knife skills: basics

What a personal topic!  I was never taught how to hold a knife and I learned as a culinary instructor that there's no single, best way to teach a student how to hold a knife. Which makes sense. Our hands are as different as we humans are from one another.  The universal rule to follow is this: maintain a firm grip on the knife using both hand and arm strength to allow you to be in control of the cutting action. What causes one cook to "choke up" on the knife handle, moving the fingers closer to the blade, versus firmly gripping the lower end of the handle, is relative to the comfort of the hand and being in control of the knife. 

Most cooks will use five main knives regularly: a French (or chef's) knife, a paring knife, a boning knife, a thin filet or slicing knife, and a knife with a serrated edge for slicing bread. Ninety-eight percent of the time I have a knife in my hands, it's one of these five. That's not to say that collecting a kit of knives over time is not a worthy--and possibly necessary--pursuit for the serious cook or professional.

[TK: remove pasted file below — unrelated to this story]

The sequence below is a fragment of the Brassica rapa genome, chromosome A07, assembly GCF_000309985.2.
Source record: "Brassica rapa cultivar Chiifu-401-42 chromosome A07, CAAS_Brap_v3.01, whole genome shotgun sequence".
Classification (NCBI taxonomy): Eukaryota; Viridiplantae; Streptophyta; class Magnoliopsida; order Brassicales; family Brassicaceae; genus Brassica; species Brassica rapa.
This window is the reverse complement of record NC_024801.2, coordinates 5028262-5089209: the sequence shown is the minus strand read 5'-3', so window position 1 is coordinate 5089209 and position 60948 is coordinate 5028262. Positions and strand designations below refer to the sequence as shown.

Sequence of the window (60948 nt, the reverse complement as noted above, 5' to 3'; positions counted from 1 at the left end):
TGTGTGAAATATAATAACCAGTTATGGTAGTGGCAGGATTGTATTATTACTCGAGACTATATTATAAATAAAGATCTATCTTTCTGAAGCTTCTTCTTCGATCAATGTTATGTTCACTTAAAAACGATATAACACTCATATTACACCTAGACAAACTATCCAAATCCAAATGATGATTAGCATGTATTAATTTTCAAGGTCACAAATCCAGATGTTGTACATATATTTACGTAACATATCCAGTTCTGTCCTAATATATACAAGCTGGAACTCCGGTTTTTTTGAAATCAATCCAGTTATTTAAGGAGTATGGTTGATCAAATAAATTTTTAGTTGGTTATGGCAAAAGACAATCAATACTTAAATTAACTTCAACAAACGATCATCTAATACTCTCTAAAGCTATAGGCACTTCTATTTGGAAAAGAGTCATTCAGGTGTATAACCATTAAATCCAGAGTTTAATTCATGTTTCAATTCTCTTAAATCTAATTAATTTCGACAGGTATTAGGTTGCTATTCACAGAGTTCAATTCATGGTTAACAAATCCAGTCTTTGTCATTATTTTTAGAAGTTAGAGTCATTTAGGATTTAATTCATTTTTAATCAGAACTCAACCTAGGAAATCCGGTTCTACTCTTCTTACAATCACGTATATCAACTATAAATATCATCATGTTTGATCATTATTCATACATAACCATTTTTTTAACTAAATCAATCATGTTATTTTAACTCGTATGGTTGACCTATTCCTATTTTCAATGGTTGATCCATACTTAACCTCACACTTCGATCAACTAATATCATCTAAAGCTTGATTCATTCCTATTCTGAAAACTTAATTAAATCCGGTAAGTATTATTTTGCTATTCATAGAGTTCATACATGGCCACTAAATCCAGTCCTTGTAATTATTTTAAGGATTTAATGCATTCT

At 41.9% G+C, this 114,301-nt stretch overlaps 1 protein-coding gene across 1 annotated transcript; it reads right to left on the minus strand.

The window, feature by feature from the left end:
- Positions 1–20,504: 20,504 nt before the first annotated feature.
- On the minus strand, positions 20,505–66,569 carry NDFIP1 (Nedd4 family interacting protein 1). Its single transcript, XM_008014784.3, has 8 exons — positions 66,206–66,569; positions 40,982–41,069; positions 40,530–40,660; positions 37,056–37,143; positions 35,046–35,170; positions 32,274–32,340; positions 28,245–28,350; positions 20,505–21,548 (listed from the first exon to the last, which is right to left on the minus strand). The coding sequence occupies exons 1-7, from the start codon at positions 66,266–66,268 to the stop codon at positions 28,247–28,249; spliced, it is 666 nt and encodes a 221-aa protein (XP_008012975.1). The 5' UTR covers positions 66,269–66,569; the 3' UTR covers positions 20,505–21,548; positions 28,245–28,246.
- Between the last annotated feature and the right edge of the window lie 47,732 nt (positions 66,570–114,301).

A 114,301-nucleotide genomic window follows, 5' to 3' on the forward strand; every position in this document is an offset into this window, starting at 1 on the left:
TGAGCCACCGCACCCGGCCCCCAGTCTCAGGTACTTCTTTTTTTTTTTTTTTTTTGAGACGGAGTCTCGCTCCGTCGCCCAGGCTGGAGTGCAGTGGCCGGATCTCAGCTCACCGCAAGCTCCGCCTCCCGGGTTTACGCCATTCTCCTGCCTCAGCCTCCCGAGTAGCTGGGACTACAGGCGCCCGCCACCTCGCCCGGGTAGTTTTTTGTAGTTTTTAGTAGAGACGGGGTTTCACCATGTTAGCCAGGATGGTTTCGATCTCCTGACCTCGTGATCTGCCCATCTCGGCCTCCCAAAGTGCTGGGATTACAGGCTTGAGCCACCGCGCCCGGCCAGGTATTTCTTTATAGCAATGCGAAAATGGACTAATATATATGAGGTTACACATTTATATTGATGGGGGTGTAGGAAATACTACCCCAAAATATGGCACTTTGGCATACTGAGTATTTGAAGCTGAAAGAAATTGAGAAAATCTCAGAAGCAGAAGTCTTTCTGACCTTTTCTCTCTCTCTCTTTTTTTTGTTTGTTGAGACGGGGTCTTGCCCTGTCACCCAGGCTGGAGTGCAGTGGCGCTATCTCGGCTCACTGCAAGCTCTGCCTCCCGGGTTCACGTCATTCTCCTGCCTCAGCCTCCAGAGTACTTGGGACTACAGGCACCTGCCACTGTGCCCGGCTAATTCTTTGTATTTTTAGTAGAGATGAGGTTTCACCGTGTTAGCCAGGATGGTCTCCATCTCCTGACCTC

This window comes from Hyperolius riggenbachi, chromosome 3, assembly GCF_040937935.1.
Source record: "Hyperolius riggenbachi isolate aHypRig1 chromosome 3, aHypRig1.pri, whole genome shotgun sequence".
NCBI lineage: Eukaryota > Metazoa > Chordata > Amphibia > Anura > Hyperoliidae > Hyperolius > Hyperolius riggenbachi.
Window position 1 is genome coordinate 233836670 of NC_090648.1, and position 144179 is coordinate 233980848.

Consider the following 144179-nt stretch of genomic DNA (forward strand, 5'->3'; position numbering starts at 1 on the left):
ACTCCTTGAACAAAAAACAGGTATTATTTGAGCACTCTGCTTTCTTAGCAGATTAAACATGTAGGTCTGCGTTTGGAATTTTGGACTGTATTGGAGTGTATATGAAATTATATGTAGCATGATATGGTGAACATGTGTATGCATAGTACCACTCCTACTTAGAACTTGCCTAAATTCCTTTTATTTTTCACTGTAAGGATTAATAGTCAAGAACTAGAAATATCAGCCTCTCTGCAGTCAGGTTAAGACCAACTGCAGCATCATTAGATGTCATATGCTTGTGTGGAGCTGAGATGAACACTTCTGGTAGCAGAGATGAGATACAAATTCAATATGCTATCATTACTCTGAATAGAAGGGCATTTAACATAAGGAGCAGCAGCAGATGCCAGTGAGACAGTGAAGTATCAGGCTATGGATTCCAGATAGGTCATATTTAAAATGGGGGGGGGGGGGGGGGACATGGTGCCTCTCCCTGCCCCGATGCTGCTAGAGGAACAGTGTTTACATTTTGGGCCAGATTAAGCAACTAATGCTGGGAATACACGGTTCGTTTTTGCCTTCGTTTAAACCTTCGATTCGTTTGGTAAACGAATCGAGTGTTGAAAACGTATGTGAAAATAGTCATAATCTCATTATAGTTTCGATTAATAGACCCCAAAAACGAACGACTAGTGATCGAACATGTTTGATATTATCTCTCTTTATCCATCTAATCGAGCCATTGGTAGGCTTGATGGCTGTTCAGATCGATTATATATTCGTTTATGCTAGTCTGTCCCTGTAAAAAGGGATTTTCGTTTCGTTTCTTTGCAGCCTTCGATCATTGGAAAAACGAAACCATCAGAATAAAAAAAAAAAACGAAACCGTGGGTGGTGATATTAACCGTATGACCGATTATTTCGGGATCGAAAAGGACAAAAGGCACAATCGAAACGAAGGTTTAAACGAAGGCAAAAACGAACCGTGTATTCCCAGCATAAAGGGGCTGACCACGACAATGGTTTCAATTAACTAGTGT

A sharp blade is critical. Then, every other stroke, chop, cut, slice and dice is really just a matter of practice and gaining confidence with the various cuts and shapes. Trained chefs make using a knife look easy, but there are thousands of hours of practice behind the progression from irregular to precise knife work. 

Automation and machinery have replaced the hand and knife when it comes to transforming the large quantities of ingredients used in institutional kitchens from whole to bite-sized.  But for the majority meals cooked in home kitchens, a knife is still one of the most important contributions to preparing the meal. Only a handheld knife can create uniqueness in every plate, and learning to use one well makes eating the the meal the easiest part part of all!